I’m a Serial B(r)and Advocate

Friday, 25 October 2013 § 0

Discovering new bands and then professing my love for them on social media is one of my favourite pastimes. This is especially true if a band’s music is released for free, which seems biased. If I like a band’s music, I like their music. So why is it that the majority of the tracks I share on my social media trifecta (Facebook, Twitter, and sometimes Instagram) are free? There are two sides to this: The Penny Gap and Ownership.

Nothing highlights The Penny Gap – the psychological abyss that lies between a (digital) good that is free and one that costs a penny – better than free tunes. The Penny Gap is essentially that internal struggle you get when you’re deciding whether you want to spend your last iTunes dollar on that new Foals track or if you should just wait until your deluxe vinyl box set comes in two months . This decision-making process of evaluating and considering is probably best known as the conversion funnel (but I like “internal struggle” better).

The best way for a new band to grow their audience is to release free singles. Why? Because freemium models eliminate the internal struggle by saying, “Hey, don’t worry about it Steph, just take it and enjoy!” Within minutes of discovering the band, their song is already on my phone and ready for me to listen to while aggressively shoulder-dancing on the bus.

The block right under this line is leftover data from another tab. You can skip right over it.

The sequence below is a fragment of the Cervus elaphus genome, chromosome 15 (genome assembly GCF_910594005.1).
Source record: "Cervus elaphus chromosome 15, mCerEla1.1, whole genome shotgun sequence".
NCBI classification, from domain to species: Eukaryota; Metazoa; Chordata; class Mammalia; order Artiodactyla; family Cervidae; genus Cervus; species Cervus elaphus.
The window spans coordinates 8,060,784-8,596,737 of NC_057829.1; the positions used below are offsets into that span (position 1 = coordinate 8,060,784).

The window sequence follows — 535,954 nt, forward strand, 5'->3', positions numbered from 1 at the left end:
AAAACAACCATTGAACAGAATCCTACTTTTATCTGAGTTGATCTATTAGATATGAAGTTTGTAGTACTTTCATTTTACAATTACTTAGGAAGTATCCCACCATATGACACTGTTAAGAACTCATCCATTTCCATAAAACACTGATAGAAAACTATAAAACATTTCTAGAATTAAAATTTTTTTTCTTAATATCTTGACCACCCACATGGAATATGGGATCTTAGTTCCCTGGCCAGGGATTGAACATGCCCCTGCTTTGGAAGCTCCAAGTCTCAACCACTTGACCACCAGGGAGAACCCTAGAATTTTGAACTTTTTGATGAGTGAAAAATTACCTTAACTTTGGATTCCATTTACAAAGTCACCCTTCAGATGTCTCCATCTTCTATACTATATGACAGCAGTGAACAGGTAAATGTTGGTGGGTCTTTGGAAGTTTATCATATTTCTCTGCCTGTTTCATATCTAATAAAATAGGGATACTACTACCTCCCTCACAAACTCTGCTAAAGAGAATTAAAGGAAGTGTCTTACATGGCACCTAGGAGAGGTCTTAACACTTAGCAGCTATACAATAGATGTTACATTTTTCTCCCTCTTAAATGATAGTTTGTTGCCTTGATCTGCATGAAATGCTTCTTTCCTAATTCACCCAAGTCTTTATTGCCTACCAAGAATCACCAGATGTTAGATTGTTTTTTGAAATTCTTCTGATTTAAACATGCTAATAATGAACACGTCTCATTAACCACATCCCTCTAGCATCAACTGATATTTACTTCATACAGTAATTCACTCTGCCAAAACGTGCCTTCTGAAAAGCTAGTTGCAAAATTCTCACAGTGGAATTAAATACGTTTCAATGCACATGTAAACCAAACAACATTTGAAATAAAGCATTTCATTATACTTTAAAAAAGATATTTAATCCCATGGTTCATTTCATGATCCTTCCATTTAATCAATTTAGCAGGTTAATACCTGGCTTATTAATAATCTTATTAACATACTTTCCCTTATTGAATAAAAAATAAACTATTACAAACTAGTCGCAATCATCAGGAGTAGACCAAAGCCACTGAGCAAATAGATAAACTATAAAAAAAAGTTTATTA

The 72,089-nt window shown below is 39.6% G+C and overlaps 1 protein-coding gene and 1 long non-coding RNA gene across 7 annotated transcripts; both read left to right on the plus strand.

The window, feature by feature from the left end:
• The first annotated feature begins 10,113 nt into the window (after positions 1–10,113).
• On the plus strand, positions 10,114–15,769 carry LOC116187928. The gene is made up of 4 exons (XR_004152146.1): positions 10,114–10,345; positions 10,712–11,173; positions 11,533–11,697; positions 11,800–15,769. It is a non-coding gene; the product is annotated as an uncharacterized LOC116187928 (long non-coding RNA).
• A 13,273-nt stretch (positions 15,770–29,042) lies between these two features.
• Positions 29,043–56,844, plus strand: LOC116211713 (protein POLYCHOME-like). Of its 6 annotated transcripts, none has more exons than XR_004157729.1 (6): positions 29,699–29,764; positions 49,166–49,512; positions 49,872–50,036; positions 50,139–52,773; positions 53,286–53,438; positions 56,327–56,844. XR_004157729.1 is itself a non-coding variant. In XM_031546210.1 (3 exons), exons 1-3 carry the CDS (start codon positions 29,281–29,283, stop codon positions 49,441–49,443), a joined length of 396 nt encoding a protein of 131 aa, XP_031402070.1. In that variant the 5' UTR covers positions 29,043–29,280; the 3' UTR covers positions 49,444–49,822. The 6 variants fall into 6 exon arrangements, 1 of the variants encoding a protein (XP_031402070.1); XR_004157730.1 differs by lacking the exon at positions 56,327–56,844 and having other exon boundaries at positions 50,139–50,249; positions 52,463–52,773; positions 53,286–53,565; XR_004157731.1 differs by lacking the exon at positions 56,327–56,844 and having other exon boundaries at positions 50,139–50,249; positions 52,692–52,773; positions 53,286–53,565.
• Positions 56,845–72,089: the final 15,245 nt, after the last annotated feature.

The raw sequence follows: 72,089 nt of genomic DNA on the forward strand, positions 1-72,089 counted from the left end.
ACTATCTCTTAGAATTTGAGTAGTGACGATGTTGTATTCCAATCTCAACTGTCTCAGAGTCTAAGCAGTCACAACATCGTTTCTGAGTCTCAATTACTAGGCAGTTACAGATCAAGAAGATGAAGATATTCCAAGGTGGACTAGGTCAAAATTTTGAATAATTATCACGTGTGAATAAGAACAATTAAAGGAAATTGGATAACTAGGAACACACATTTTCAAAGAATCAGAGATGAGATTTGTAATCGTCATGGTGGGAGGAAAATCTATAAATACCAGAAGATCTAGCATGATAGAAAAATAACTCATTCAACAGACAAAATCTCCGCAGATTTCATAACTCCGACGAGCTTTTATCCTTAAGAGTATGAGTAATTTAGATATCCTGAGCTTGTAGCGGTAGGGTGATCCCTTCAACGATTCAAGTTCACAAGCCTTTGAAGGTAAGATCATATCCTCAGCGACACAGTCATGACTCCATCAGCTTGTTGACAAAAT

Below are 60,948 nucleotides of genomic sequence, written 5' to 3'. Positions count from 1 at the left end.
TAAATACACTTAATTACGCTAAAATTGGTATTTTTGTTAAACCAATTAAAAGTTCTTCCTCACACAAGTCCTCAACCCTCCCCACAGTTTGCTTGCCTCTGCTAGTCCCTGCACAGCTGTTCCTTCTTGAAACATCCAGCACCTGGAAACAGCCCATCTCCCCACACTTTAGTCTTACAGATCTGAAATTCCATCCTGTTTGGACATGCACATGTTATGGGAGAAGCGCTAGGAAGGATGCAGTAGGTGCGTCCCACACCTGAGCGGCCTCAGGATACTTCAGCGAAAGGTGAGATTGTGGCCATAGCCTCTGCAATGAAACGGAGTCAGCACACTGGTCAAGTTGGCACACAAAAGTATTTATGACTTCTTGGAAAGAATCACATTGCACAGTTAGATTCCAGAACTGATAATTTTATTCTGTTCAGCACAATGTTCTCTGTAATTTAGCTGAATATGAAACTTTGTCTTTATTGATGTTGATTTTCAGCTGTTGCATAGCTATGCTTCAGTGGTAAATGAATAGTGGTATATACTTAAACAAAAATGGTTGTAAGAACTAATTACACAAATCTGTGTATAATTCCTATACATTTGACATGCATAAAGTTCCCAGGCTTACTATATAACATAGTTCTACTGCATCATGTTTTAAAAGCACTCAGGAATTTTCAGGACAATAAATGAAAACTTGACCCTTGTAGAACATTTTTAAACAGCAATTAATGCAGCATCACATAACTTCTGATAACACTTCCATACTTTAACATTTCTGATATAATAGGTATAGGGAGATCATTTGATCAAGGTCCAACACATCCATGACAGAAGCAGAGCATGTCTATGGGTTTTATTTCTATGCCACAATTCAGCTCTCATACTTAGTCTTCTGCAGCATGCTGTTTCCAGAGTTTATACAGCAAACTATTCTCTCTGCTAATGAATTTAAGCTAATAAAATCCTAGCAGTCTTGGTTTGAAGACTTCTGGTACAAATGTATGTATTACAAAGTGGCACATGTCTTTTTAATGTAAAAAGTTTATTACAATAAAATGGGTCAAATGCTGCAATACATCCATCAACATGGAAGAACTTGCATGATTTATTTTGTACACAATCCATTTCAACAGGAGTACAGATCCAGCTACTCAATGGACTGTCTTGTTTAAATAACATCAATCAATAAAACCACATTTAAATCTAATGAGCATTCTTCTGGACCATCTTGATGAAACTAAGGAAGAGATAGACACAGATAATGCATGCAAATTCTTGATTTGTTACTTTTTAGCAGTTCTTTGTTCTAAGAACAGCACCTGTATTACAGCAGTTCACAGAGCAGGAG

A closer look at all the tracks I’ve shared have a common thread: the band occupies space on my hard drive. Whether it’s an older album, photos from a show, or a free download, I’ve either invested in the band by paying for ownership of their tracks or a ticket to their show, or the band has given me permission to own their track for free.

So what does this mean for everyone else? Getting over The Penny Gap by simply bypassing it is key for new bands and brands. If you’re asking consumers to pay for your good when they barely know who you are, you’re asking them to take a giant leap, even if you’re only asking for a penny. The difference between a penny and no penny is the associated risk and opportunity cost of that penny. Bypassing that risk and Nightcrawling consumers to the other side means they’ve got nothing to lose in sampling your product. And if fans and consumers are anything like me, their relationships with b(r)ands can shift from complete stranger to friend to brand advocate within the first 30 seconds of the song. 

And just for good measure, here are some free tunes for you to aggressively shoulder-dance to on the bus:

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